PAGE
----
Science is currently in a crisis. Results across the board do not replicate, null results are hardly published and sloppy science to get favourable results are at an all time high. At the heart of this issue lies publication pressure the pressure for scientists to publish as many articles as possible. To solve this issue, I propose a performance interview to make a more qualitative evaluation. Furthermore, an interview could better take into account all different goals of a scientist: science, education, and societal benefit.
For a branch of mathematics, statistics has reached an extraordinary amount of applications for people with no mathematical background at all. For example, correlation went from this:
On one hand, this is an extraordinary feet of science and applications. The fact that such difficult mathematical techniques are available to use for everyone, is a great example of making scientific theoretical results (the correlation) available for everyone (SPSS). On the other hand, because it is so easy, people may not know what they actually talk about anymore. For example, Oakes (1968) asked researcher, including professors, six questions about the nature of the p-value. Only 2 out of 70 got all six right.
However, is not knowing about statistics a problem? I argue it is not, as long as there are clear guidelines available. Let’s take one of the easiest test available: the independent t-test. We’re currently at a level of statistical accessibility only knowledge about following a flow chart and basic computer skills are required to perfectly execute and interpret an independent t-test, or its non-parametric counterpart. To take the first steps: do a Komorgonov-Smirnov test (click here, here, and here). If a certain value is above 0.05, proceed with the t-test, otherwise do a Mann-Whitney test. For a t-test, click such and so, etc. As long as a researcher follows this flowchart perfectly, very little can go wrong.
So if you want to do statistics with little knowledge, a very clear analysis algorithm is required. However, here statisticians still have some work to do, as for even little more complicated tests, the whole flowchart is not perfectly clear. For example, recently I had a long debate with two fellow methodologists on how to exactly follow up a 3×2 ANOVA to test all interactions. This is quite a basic design in any clinical trial (compare three drugs before on a pre and a post time point), so these basic problems should be clear for everyone involved.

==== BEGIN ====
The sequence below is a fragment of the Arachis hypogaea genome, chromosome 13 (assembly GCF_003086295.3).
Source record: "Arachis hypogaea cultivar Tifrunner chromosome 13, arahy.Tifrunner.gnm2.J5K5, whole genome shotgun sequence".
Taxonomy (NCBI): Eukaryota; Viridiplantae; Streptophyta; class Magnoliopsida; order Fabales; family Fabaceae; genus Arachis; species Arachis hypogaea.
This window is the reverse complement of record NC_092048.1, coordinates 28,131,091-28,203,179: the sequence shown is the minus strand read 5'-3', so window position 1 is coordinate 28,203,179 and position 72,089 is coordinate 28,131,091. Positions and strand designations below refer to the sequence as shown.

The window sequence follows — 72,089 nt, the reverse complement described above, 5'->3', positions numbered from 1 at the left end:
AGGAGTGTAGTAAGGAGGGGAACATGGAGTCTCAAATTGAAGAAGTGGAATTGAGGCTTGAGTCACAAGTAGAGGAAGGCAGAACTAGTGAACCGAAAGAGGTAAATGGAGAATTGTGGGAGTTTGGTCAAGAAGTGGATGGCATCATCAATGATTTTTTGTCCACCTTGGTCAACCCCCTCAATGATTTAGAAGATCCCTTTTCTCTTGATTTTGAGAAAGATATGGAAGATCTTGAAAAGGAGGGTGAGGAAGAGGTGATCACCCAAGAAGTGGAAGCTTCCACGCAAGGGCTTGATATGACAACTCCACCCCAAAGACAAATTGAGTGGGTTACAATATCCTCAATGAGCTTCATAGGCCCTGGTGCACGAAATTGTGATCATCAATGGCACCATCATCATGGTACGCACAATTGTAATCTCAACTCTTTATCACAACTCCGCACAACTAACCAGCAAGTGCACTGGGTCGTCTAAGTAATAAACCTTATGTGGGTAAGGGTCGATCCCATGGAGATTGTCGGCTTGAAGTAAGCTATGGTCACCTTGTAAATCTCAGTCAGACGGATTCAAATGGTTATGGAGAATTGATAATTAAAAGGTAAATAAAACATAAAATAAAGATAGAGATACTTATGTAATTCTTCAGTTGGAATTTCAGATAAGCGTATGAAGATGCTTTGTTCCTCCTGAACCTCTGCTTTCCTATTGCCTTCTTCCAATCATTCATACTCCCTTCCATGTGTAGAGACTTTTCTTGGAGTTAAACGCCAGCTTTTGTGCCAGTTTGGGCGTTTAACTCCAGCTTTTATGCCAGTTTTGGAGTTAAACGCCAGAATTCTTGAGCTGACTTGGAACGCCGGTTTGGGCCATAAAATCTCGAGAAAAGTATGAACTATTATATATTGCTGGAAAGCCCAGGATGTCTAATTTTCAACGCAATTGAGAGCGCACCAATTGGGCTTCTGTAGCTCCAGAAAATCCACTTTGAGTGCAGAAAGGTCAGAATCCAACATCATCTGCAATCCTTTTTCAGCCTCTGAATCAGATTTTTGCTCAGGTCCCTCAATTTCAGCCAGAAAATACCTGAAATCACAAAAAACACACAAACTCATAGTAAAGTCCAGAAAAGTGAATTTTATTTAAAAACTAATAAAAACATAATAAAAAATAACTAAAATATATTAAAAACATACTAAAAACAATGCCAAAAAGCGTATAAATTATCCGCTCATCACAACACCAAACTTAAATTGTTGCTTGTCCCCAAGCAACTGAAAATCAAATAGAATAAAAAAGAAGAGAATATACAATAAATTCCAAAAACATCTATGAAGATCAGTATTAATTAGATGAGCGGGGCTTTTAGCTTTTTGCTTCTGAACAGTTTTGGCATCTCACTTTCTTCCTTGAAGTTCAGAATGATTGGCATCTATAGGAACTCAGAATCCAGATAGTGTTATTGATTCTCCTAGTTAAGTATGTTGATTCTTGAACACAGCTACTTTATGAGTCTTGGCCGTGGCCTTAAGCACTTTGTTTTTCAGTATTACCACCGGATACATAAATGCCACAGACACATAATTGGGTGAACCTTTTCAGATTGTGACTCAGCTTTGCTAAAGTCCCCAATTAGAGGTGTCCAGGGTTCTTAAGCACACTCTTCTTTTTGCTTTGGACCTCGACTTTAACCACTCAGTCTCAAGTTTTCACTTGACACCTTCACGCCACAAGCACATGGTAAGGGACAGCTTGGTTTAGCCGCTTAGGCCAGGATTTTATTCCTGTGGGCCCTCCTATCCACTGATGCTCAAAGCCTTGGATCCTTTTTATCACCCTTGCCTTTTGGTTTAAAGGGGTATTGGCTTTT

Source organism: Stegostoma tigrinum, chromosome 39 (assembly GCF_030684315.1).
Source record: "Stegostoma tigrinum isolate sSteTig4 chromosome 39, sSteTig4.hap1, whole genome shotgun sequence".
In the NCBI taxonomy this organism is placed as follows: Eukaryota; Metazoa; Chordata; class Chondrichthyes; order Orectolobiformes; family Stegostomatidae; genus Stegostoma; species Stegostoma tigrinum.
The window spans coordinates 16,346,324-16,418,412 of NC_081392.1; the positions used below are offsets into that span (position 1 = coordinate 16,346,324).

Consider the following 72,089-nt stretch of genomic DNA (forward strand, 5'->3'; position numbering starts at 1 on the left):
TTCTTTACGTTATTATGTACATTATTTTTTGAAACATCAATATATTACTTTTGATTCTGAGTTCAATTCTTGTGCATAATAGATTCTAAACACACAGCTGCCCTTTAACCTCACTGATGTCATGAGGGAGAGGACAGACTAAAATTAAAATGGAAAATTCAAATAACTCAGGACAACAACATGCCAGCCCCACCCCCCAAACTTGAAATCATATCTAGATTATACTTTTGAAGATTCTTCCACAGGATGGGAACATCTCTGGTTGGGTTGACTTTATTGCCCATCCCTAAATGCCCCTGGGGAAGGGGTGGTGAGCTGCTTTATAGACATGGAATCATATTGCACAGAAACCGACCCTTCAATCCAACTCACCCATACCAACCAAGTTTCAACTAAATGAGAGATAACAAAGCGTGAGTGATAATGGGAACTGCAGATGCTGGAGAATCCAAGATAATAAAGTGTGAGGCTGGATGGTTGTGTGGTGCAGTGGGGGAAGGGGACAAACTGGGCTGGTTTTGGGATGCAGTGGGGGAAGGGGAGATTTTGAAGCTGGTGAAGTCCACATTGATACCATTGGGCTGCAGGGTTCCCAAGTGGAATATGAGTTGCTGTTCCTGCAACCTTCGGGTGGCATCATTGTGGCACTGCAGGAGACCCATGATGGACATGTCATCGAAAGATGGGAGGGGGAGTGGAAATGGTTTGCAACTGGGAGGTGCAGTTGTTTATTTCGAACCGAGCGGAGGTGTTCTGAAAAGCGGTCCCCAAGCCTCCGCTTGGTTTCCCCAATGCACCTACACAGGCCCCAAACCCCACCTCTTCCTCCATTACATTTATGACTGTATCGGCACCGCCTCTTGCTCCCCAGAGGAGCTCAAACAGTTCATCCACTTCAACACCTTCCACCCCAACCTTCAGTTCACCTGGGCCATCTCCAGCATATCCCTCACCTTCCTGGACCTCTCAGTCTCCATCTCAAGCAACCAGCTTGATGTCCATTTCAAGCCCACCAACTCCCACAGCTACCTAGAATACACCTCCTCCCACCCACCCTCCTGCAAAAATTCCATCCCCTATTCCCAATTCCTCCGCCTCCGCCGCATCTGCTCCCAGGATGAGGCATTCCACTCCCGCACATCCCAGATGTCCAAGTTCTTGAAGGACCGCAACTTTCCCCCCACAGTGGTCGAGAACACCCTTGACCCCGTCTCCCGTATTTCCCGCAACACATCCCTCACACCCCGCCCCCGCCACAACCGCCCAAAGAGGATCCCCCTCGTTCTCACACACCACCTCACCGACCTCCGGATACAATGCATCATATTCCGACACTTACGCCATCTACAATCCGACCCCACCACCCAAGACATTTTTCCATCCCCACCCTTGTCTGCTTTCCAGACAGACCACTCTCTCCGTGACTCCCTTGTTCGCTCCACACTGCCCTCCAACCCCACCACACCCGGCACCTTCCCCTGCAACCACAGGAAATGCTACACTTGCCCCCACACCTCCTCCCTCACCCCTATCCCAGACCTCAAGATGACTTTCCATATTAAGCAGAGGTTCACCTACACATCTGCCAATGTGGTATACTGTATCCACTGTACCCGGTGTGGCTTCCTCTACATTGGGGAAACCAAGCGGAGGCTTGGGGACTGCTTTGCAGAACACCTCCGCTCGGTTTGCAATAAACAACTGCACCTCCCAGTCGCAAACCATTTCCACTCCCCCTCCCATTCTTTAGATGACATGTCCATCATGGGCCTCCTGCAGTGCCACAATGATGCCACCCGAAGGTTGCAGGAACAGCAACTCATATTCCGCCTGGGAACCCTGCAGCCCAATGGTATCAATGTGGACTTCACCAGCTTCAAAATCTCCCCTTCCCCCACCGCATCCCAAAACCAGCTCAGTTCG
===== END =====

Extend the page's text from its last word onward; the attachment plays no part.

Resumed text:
In cases where statistical knowledge is not 100% clear, as in the example above, I see only one solution. Researchers need to know what they are talking about statistics wise. Only then is it possible to truly do “the right” analysis. Again, a big role can be played by statisticians. The knowledge of practitioners of statistics like psychologists starts with (and usually ends with) the education on the bachelor’s and master’s levels. In most statistics courses, the examples are always “textbook” perfect. No complex assumptions are violated, no difficult interactions need to be tested, etc. This makes people unable to do statistics in practice, because this is what practitioners face every day.
So in conclusion, to make people handle statistics better, statisticians need to do two things: make clearer flowcharts to follow, and give education that connects better to the problems people face in practice.